Do you have tight hips? Here are two quick ways to test and two stretches you can do to help

Limited hip mobility can be an annoying problem, but there are some things you can do to tackle it

Woman stretches out hips
(Image credit: Getty Images)

Got tight hips? You might be suffering from 'adaptive shortening'. This happens when we sit down for long periods, which encourages our hip flexors to stay in a relaxed, shortened position. These muscles then become weaker and shorter, which leads to that tight hip feeling.

Thankfully, there are ways to identify and fix this problem.

We spoke to Calum Fraser, a physiotherapist, CEO & owner of Advantage Physiotherapy, who outlined the best ways to test your hip mobility and two of the best hip stretches you can try to improve it.

Calum Fraser
Calum Fraser

Calum Fraser is an Australian physiotherapist with 19 years of experience. He is the CEO and owner of Advantage Physiotherapy. His consultation practice extends to national and international sporting teams and multinational corporations, where he advises on injury management and prevention strategies.

How can I test my hip mobility?

1. Thomas test: Lie on the edge of a flat bench with one leg hanging toward the ground and the other closely hugged to your chest. If your lower back is off the bench or if your dangling leg is not pointed straight down you probably have tight hip flexors.

2. Squat test: With your feet shoulder-width apart, squat deeply. Your hips might need some mobility training if you are unable to squat to parallel or below or if you need to lean forward a lot.

Stretches for hip mobility

"It's best to include these stretches in your routine to improve flexibility and reduce the risk of injuries," said Fraser. "Always perform each stretch gently, and if something causes pain, stop immediately to avoid injury."

The Frog Stretch

Frog stretch

(Image credit: Getty Images)

On all fours, gradually spread your knees apart until your inner thighs are comfortably stretched. Keep your hips in line with your knees, rather than letting them come forward, and bring your elbows flat on the ground. The inner hip muscles are the focus of this stretch.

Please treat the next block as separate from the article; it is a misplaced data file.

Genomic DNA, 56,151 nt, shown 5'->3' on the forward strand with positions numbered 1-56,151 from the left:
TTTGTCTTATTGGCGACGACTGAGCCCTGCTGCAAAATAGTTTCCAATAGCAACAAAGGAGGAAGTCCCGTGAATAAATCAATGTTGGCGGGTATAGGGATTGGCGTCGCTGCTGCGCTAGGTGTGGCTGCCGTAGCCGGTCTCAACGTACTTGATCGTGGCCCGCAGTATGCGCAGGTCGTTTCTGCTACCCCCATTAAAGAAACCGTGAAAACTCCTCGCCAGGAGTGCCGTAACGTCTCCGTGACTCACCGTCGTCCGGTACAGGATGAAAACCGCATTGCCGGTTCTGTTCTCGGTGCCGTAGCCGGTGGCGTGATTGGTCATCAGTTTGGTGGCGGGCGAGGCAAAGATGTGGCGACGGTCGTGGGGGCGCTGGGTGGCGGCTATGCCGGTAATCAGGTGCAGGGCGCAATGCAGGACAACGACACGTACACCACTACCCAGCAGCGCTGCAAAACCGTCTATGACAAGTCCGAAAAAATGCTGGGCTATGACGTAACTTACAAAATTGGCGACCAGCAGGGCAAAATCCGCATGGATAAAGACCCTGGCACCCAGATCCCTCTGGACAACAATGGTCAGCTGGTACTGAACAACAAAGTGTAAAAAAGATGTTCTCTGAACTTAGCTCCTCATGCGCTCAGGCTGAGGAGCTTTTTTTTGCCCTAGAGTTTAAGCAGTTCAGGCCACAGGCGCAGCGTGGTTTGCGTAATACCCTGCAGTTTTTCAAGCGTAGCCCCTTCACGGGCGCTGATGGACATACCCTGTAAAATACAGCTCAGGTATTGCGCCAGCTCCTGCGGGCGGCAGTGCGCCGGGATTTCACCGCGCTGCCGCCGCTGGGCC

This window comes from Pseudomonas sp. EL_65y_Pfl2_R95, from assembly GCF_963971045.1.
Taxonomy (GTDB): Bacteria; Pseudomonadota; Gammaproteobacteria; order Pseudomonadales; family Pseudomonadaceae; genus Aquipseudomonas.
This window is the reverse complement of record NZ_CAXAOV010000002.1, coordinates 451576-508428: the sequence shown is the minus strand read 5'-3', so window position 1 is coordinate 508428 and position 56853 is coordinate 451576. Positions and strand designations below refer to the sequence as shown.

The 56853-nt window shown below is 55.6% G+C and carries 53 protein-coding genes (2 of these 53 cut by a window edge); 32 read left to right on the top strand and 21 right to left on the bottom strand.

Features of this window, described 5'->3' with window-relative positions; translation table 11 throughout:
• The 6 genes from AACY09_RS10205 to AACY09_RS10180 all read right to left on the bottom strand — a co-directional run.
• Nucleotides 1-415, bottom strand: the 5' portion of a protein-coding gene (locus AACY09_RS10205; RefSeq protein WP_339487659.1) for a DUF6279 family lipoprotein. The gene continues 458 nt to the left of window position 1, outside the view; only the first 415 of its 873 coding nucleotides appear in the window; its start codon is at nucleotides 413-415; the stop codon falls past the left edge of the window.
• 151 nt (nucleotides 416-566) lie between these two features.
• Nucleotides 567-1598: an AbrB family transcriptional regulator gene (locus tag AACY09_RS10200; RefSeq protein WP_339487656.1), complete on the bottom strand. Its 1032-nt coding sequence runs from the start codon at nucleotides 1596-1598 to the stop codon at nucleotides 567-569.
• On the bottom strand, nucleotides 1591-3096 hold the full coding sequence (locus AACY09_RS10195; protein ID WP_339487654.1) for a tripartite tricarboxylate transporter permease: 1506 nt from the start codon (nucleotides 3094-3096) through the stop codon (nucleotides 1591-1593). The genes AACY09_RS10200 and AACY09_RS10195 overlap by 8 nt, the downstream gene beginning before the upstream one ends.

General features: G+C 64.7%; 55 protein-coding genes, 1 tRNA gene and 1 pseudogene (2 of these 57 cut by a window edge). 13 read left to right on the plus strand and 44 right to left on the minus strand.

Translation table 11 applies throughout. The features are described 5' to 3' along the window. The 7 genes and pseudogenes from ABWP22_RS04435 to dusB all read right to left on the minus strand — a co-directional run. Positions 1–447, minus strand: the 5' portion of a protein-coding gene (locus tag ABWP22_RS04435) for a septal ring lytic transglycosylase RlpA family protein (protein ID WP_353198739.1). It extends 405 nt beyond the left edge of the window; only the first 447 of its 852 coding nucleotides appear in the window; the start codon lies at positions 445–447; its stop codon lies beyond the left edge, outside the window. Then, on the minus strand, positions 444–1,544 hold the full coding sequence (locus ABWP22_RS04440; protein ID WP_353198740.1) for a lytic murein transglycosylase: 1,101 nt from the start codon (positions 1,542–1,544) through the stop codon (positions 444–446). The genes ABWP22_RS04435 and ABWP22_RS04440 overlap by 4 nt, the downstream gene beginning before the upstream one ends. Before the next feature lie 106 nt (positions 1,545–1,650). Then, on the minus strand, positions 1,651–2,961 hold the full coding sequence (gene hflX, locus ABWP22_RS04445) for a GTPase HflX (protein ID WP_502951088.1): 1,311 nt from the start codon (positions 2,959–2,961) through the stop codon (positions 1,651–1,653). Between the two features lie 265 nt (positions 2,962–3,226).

Seated Butterfly Stretch

Seated butterfly stretch

(Image credit: Getty Images)

Sitting on the floor, bring the soles of the feet together and extend your knees out to the sides. Lean forward slowly while holding your feet to feel the stretch in your hips.

What else can I do for tight hips?

There are several hip-strengthening exercises you can do to improve the resilience of your hip muscles. This will also help counteract the effects of sitting all day.

"Making sure you're moving your hip flexors through their full range is key to mobility for the long haul, and it can even help ease off back pain, hip pain, and knee pain and keep you steady during squats and lunges," said ports therapist, strength and conditioning coach and Lincs Injury Clinic founder Emma Burgon-Kisby.

Need some support for your stretching routines? See our guide to the best yoga mats

Lou Mudge
Fitness Writer

Lou Mudge is a Health Writer at Future Plc, working across Fit&Well and Coach. She previously worked for Live Science, and regularly writes for and Pet's Radar. Based in Bath, UK, she has a passion for food, nutrition and health and is eager to demystify diet culture in order to make health and fitness accessible to everybody.

Multiple diagnoses in her early twenties sparked an interest in the gut-brain axis and the impact that diet and exercise can have on both physical and mental health. She was put on the FODMAP elimination diet during this time and learned to adapt recipes to fit these parameters, while retaining core flavors and textures, and now enjoys cooking for gut health.